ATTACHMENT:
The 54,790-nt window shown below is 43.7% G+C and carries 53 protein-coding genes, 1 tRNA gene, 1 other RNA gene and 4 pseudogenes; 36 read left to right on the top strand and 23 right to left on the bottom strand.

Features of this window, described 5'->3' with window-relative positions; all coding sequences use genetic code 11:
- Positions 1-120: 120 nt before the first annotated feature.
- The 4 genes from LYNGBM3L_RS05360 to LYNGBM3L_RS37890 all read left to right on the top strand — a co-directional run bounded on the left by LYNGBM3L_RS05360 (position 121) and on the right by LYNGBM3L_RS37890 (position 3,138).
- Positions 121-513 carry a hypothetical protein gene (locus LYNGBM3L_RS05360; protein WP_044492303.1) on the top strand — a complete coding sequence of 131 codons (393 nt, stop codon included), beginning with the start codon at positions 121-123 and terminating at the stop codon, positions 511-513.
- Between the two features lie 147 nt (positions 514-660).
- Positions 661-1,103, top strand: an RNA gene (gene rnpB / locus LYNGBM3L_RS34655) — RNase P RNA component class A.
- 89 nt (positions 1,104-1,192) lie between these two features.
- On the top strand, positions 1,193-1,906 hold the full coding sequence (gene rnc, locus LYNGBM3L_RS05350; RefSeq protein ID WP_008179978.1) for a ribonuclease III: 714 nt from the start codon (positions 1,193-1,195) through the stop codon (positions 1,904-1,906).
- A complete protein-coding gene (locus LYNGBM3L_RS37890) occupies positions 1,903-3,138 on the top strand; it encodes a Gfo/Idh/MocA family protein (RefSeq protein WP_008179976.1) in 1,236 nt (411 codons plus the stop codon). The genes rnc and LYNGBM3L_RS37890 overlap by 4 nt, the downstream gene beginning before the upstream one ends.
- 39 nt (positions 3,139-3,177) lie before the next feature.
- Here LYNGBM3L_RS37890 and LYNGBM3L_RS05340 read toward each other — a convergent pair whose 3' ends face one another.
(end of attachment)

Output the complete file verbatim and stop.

The 54,790-nt window shown below is 43.7% G+C and carries 53 protein-coding genes, 1 tRNA gene, 1 other RNA gene and 4 pseudogenes; 36 read left to right on the top strand and 23 right to left on the bottom strand.

Features of this window, described 5'->3' with window-relative positions; all coding sequences use genetic code 11:
- Positions 1-120: 120 nt before the first annotated feature.
- The 4 genes from LYNGBM3L_RS05360 to LYNGBM3L_RS37890 all read left to right on the top strand — a co-directional run bounded on the left by LYNGBM3L_RS05360 (position 121) and on the right by LYNGBM3L_RS37890 (position 3,138).
- Positions 121-513 carry a hypothetical protein gene (locus LYNGBM3L_RS05360; protein WP_044492303.1) on the top strand — a complete coding sequence of 131 codons (393 nt, stop codon included), beginning with the start codon at positions 121-123 and terminating at the stop codon, positions 511-513.
- Between the two features lie 147 nt (positions 514-660).
- Positions 661-1,103, top strand: an RNA gene (gene rnpB / locus LYNGBM3L_RS34655) — RNase P RNA component class A.
- 89 nt (positions 1,104-1,192) lie between these two features.
- On the top strand, positions 1,193-1,906 hold the full coding sequence (gene rnc, locus LYNGBM3L_RS05350; RefSeq protein ID WP_008179978.1) for a ribonuclease III: 714 nt from the start codon (positions 1,193-1,195) through the stop codon (positions 1,904-1,906).
- A complete protein-coding gene (locus LYNGBM3L_RS37890) occupies positions 1,903-3,138 on the top strand; it encodes a Gfo/Idh/MocA family protein (RefSeq protein WP_008179976.1) in 1,236 nt (411 codons plus the stop codon). The genes rnc and LYNGBM3L_RS37890 overlap by 4 nt, the downstream gene beginning before the upstream one ends.
- 39 nt (positions 3,139-3,177) lie before the next feature.
- Here LYNGBM3L_RS37890 and LYNGBM3L_RS05340 read toward each other — a convergent pair whose 3' ends face one another.